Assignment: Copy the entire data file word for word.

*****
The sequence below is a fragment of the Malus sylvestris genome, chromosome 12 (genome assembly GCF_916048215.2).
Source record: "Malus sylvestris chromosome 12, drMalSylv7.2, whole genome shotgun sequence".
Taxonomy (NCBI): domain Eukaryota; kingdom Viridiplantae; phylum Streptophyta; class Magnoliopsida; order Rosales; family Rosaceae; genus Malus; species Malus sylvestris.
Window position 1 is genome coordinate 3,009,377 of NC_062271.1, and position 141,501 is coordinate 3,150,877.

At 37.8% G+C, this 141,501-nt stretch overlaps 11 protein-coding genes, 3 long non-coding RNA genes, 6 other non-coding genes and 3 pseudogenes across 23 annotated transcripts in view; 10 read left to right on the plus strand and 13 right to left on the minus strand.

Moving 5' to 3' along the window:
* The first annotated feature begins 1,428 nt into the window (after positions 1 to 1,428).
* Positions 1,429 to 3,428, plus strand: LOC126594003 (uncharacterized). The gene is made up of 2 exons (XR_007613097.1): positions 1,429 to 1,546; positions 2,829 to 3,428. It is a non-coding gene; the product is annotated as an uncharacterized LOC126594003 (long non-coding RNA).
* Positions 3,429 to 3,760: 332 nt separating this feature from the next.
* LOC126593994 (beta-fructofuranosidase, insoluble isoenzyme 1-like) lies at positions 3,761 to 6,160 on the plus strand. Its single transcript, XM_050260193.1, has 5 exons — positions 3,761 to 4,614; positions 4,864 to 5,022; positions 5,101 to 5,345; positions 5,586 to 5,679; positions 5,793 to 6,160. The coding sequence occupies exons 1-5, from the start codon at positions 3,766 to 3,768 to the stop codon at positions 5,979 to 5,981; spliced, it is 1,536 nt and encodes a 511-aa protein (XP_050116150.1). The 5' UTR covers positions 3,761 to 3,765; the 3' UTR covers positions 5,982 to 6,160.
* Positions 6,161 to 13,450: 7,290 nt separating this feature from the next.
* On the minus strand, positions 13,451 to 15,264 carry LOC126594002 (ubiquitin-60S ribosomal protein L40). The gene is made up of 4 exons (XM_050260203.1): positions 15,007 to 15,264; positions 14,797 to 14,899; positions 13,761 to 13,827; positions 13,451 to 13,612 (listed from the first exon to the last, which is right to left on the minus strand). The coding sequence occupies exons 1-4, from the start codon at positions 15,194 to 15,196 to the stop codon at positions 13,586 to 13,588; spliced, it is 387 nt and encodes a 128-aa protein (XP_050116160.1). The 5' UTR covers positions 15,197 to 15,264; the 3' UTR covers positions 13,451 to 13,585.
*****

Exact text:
The sequence below is a fragment of the Malus sylvestris genome, chromosome 12 (genome assembly GCF_916048215.2).
Source record: "Malus sylvestris chromosome 12, drMalSylv7.2, whole genome shotgun sequence".
Taxonomy (NCBI): domain Eukaryota; kingdom Viridiplantae; phylum Streptophyta; class Magnoliopsida; order Rosales; family Rosaceae; genus Malus; species Malus sylvestris.
Window position 1 is genome coordinate 3,009,377 of NC_062271.1, and position 141,501 is coordinate 3,150,877.

At 37.8% G+C, this 141,501-nt stretch overlaps 11 protein-coding genes, 3 long non-coding RNA genes, 6 other non-coding genes and 3 pseudogenes across 23 annotated transcripts in view; 10 read left to right on the plus strand and 13 right to left on the minus strand.

Moving 5' to 3' along the window:
* The first annotated feature begins 1,428 nt into the window (after positions 1 to 1,428).
* Positions 1,429 to 3,428, plus strand: LOC126594003 (uncharacterized). The gene is made up of 2 exons (XR_007613097.1): positions 1,429 to 1,546; positions 2,829 to 3,428. It is a non-coding gene; the product is annotated as an uncharacterized LOC126594003 (long non-coding RNA).
* Positions 3,429 to 3,760: 332 nt separating this feature from the next.
* LOC126593994 (beta-fructofuranosidase, insoluble isoenzyme 1-like) lies at positions 3,761 to 6,160 on the plus strand. Its single transcript, XM_050260193.1, has 5 exons — positions 3,761 to 4,614; positions 4,864 to 5,022; positions 5,101 to 5,345; positions 5,586 to 5,679; positions 5,793 to 6,160. The coding sequence occupies exons 1-5, from the start codon at positions 3,766 to 3,768 to the stop codon at positions 5,979 to 5,981; spliced, it is 1,536 nt and encodes a 511-aa protein (XP_050116150.1). The 5' UTR covers positions 3,761 to 3,765; the 3' UTR covers positions 5,982 to 6,160.
* Positions 6,161 to 13,450: 7,290 nt separating this feature from the next.
* On the minus strand, positions 13,451 to 15,264 carry LOC126594002 (ubiquitin-60S ribosomal protein L40). The gene is made up of 4 exons (XM_050260203.1): positions 15,007 to 15,264; positions 14,797 to 14,899; positions 13,761 to 13,827; positions 13,451 to 13,612 (listed from the first exon to the last, which is right to left on the minus strand). The coding sequence occupies exons 1-4, from the start codon at positions 15,194 to 15,196 to the stop codon at positions 13,586 to 13,588; spliced, it is 387 nt and encodes a 128-aa protein (XP_050116160.1). The 5' UTR covers positions 15,197 to 15,264; the 3' UTR covers positions 13,451 to 13,585.